Blood Volume and Diving Ability of the New Zealand Sea Lion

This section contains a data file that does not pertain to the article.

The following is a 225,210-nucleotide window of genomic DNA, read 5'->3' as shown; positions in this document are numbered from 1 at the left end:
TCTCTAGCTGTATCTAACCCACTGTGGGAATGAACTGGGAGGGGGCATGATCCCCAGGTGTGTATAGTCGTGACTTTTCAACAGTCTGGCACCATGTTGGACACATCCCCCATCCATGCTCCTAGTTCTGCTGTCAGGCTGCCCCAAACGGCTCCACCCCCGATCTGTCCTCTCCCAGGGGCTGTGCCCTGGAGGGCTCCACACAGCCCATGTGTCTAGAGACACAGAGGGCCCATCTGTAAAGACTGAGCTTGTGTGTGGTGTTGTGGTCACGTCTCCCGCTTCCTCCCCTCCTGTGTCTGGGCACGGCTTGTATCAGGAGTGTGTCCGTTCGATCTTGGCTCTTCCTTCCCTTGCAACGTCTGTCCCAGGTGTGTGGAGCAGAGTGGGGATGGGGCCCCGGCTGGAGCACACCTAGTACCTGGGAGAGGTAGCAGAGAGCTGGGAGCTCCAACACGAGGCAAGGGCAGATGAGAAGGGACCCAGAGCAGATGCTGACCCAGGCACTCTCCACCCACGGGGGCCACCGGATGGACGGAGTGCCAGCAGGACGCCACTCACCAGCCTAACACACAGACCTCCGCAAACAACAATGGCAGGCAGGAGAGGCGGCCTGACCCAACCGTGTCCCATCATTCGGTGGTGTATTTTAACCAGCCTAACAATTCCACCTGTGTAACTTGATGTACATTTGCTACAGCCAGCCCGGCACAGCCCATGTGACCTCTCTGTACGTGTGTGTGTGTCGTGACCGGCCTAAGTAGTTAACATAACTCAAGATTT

We test the hypothesis that the New Zealand sea lion is physiologically better equipped for prolonged, continuous diving than other otariids (fur seals and sea lions) by measuring its blood volume, an important component of its oxygen storage. Mass, hematocrit, and plasma volume were measured and blood volume calculations were completed on 14 adult females and five juvenile females. Plasma volume was determined using the Evans blue dye dilution technique. Mean plasma volume for all subjects was 74 mL kg-I. Mass-specific plasma volume was significantly higher in adult females (15.3%) than in juveniles (14.6%). Blood volume (150 mL kg-I) and hematocrit (51%) were not significantly different between adults and juveniles. The aerobic dive limit can be estimated by dividing the animal's oxygen stores by its metabolic rate. The estimated aerobic dive limit for adult animals was between 5.5 and 7.8 min, depending on the assumed metabolic rate. New Zealand sea lions have the highest blood volume yet reported for an otariid, which supports the hypothesis that they have a physiological capability suited to their unique diving behavior.